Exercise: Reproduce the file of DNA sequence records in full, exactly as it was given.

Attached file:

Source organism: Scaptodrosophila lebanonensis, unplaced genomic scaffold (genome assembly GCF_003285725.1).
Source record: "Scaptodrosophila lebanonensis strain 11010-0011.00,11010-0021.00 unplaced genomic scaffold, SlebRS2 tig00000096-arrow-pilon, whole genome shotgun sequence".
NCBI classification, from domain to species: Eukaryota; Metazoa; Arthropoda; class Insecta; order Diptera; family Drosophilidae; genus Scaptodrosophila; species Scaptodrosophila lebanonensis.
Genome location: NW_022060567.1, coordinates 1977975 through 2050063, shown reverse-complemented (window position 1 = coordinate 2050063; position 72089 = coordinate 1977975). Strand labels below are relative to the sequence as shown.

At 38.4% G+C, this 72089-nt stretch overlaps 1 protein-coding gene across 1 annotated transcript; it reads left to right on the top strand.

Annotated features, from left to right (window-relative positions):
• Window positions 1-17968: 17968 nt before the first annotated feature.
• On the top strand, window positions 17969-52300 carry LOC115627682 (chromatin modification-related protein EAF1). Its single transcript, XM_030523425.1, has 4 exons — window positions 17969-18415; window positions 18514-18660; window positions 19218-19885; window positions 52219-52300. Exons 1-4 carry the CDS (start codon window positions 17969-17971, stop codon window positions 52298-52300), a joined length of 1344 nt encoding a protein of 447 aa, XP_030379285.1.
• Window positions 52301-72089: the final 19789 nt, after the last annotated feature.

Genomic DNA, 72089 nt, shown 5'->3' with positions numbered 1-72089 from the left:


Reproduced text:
Source organism: Scaptodrosophila lebanonensis, unplaced genomic scaffold (genome assembly GCF_003285725.1).
Source record: "Scaptodrosophila lebanonensis strain 11010-0011.00,11010-0021.00 unplaced genomic scaffold, SlebRS2 tig00000096-arrow-pilon, whole genome shotgun sequence".
NCBI classification, from domain to species: Eukaryota; Metazoa; Arthropoda; class Insecta; order Diptera; family Drosophilidae; genus Scaptodrosophila; species Scaptodrosophila lebanonensis.
Genome location: NW_022060567.1, coordinates 1977975 through 2050063, shown reverse-complemented (window position 1 = coordinate 2050063; position 72089 = coordinate 1977975). Strand labels below are relative to the sequence as shown.

At 38.4% G+C, this 72089-nt stretch overlaps 1 protein-coding gene across 1 annotated transcript; it reads left to right on the top strand.

Annotated features, from left to right (window-relative positions):
• Window positions 1-17968: 17968 nt before the first annotated feature.
• On the top strand, window positions 17969-52300 carry LOC115627682 (chromatin modification-related protein EAF1). Its single transcript, XM_030523425.1, has 4 exons — window positions 17969-18415; window positions 18514-18660; window positions 19218-19885; window positions 52219-52300. Exons 1-4 carry the CDS (start codon window positions 17969-17971, stop codon window positions 52298-52300), a joined length of 1344 nt encoding a protein of 447 aa, XP_030379285.1.
• Window positions 52301-72089: the final 19789 nt, after the last annotated feature.

Genomic DNA, 72089 nt, shown 5'->3' with positions numbered 1-72089 from the left: